“LIKE our page!”
“RT this if you LIKE us!”
“Do you LIKE awesome photos?”
“If you RT us, we’ll RT you!”
“Help us get to 1,000 followers. Please RT this!”
“We need to get to 5,000 likes by Saturday – share this with your friends and help us out!”
I just threw up a little bit out of sheer annoyance after typing all of those out. Unfortunately, those are actual examples that I’ve pulled straight from a couple different brand Facebook pages and Twitter handles. What’s even more crazy are the countless articles, blogs, and “best practices” floating about that claim this is a solid strategy for your social media presence and engagement success.
All I have to say is this – if your brand social strategy is centered around either a number goal of fans/followers or begging people to engage with your content…you’re doing it wrong.
In the current social sphere, people want to talk to real people, hear from real people, and interact with real people. They don’t want to be talked at by a brand. So, if you are acting as a brand, you might as well start by talking like a real person with an authentic voice. Social media isn’t your old fashioned marketing strategy, so your voice and tactics shouldn’t pretend to be. It just won’t work.
And even the huge focus on fans and followers is a thing of the past. If you are a start-up that has 57 fans then sure, you might want to set a reasonable number goal to get off the ground. That’s a different situation. If you aren’t talking with anyone, then what’s the point? However, if you are an established brand, why do you care so much about a number? You can go buy that number and then what? Have them unfollow you a month later or never engage with your content? Most won’t even see your content in their newsfeed now. Yeah, thanks for that, Facebook.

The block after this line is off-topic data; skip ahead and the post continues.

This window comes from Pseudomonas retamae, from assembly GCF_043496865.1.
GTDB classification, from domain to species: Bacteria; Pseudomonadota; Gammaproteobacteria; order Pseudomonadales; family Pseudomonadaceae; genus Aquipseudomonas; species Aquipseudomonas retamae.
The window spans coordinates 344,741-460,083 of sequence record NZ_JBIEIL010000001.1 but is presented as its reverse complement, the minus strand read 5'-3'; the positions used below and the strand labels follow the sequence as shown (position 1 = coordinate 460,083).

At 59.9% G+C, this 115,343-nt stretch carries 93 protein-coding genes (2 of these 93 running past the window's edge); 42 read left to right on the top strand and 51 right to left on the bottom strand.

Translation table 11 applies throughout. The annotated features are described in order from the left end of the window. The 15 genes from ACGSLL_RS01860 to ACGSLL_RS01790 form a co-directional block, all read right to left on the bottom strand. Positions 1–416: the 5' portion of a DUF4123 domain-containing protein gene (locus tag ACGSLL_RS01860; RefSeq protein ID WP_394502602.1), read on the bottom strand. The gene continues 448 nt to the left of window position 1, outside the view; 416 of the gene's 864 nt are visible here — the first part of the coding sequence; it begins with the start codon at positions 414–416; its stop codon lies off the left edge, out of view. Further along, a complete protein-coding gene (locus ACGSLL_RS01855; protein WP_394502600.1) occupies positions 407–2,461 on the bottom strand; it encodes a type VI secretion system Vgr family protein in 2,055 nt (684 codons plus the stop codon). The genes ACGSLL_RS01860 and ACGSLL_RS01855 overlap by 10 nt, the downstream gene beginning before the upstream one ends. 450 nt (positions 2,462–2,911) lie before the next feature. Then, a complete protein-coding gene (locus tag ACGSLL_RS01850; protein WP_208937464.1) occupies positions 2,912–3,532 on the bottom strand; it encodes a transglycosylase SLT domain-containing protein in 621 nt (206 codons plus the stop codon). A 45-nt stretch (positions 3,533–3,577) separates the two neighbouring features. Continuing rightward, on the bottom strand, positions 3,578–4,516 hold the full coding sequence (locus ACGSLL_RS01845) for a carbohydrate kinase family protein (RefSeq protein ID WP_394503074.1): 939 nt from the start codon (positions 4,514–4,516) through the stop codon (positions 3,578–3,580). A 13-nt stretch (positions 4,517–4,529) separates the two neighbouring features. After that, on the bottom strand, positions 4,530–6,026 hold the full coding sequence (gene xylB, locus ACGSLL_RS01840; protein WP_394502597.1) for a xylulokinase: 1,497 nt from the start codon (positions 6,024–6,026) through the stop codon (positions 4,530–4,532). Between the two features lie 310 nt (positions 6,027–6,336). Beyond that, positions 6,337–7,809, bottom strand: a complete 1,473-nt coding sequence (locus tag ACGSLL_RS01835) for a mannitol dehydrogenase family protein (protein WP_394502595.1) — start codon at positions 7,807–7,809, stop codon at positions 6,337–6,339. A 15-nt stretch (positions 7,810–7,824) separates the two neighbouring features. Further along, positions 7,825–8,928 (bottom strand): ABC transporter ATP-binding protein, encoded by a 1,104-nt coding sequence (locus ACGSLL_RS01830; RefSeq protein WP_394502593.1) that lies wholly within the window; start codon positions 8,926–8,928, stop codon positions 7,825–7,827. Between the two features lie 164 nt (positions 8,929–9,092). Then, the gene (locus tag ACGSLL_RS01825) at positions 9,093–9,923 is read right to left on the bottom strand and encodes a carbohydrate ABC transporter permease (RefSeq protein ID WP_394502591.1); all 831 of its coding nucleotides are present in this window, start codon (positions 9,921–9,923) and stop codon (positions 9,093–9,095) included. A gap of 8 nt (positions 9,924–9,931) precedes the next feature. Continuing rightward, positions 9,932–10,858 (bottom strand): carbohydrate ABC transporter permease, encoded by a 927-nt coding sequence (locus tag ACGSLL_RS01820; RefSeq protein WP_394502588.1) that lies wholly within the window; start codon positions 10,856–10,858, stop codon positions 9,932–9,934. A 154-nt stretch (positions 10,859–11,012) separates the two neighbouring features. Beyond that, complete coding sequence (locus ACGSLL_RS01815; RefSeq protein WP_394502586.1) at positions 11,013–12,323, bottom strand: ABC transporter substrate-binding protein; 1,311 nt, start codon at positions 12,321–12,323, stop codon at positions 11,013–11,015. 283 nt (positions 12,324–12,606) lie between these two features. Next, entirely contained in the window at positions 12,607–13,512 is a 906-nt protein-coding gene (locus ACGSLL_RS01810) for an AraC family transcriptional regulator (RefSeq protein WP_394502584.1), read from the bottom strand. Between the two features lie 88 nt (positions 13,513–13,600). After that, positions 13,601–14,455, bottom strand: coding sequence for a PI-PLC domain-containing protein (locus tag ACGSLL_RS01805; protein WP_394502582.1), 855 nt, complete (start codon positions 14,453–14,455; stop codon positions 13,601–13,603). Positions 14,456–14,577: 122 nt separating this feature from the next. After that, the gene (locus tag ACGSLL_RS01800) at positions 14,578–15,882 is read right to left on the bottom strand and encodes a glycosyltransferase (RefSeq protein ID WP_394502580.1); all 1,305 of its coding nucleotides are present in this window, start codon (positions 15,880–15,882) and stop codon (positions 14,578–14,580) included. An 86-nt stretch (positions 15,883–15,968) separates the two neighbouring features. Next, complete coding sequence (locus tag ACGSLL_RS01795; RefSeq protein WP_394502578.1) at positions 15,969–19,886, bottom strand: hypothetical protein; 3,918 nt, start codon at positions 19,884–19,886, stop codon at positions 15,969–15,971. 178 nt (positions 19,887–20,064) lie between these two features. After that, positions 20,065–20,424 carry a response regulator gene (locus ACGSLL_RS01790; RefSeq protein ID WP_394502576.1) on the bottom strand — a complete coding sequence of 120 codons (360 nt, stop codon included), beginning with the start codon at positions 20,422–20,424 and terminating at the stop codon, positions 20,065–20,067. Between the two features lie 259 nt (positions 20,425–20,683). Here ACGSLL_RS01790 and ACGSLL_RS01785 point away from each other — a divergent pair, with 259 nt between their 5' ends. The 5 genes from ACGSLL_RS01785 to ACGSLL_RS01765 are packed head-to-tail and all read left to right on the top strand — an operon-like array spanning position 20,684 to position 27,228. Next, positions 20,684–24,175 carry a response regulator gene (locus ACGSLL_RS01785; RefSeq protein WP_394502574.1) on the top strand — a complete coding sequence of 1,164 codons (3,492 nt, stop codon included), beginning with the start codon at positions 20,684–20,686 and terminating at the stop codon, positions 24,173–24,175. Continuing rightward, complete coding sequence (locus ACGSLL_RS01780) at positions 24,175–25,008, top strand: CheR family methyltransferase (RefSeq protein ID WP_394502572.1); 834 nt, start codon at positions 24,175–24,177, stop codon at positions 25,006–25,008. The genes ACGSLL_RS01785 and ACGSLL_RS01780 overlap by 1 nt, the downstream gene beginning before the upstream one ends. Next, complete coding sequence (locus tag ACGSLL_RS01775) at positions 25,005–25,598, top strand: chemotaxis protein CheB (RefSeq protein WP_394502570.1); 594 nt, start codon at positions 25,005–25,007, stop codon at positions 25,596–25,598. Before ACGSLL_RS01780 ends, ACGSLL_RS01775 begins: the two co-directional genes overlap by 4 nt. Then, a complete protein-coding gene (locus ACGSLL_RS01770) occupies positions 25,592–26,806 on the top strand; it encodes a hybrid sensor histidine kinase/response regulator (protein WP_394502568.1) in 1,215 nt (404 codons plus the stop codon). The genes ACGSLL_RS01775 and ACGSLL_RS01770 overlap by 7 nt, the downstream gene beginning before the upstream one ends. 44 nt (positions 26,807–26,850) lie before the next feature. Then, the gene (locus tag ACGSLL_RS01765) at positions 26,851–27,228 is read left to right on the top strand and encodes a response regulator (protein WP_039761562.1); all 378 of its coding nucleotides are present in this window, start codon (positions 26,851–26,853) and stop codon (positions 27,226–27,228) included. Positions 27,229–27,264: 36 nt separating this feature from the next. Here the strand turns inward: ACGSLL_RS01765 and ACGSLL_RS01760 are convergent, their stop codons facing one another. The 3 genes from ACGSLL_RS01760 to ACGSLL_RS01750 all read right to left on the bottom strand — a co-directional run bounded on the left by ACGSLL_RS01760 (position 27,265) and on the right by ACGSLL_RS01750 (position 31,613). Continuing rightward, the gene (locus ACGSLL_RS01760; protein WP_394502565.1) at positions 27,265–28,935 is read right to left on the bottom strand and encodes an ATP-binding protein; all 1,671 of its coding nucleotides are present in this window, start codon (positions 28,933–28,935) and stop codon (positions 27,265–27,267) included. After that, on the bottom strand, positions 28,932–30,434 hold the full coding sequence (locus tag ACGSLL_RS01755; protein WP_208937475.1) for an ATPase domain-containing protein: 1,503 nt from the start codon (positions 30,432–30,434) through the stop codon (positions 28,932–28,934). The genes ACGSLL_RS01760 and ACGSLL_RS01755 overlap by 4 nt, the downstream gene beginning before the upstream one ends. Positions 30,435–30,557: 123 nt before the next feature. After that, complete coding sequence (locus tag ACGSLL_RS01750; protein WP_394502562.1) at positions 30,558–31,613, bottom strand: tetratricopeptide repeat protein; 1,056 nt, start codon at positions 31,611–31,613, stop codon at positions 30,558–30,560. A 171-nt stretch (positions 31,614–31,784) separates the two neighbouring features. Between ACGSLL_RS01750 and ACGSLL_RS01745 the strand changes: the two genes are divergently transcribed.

I still do think there are situations or strategies where promoting certain pieces of content or messages can serve a valid purpose. You will most likely gain fans along with this promotion, but they’re joining you based on the content your promoted. They were attracted and took an action. That’s an effect of the promoted content, but fan growth wasn’t the goal. My problem is with a straight-up fan gaining spend. No content. Just buying fans. That just feels a bit dirty to me.
And yes, I have done the whole incorporating the word “Like” into a post thing to make it clear that I wanted likes on the piece of content. I felt sleezy. It just felt fake. I did this roughly a year ago as a “let’s see how this works” trial. Nothing wrong with trial and error. That’s a HUGE part of social media. But, if it just doesn’t feel right, and you would hate it if you were a fan seeing it from a brand, then it’s probably not the right way to go. Go with your gut. Don’t be sleezy. Don’t beg.
If you are begging for engagement or numbers, you’re doing it wrong. Let your content do that for you organically, naturally, from people that actually do enjoy what you’re putting out there. That’s where your true engagement should come from. And I know it’s easier said than done. You don’t just have great content overnight. It can take a while with a lot of planning, strategy, resources, and distribution. But, when you do get there, that’s when you and your fan-base will click.
Seriously, that wasn’t a “click” pun.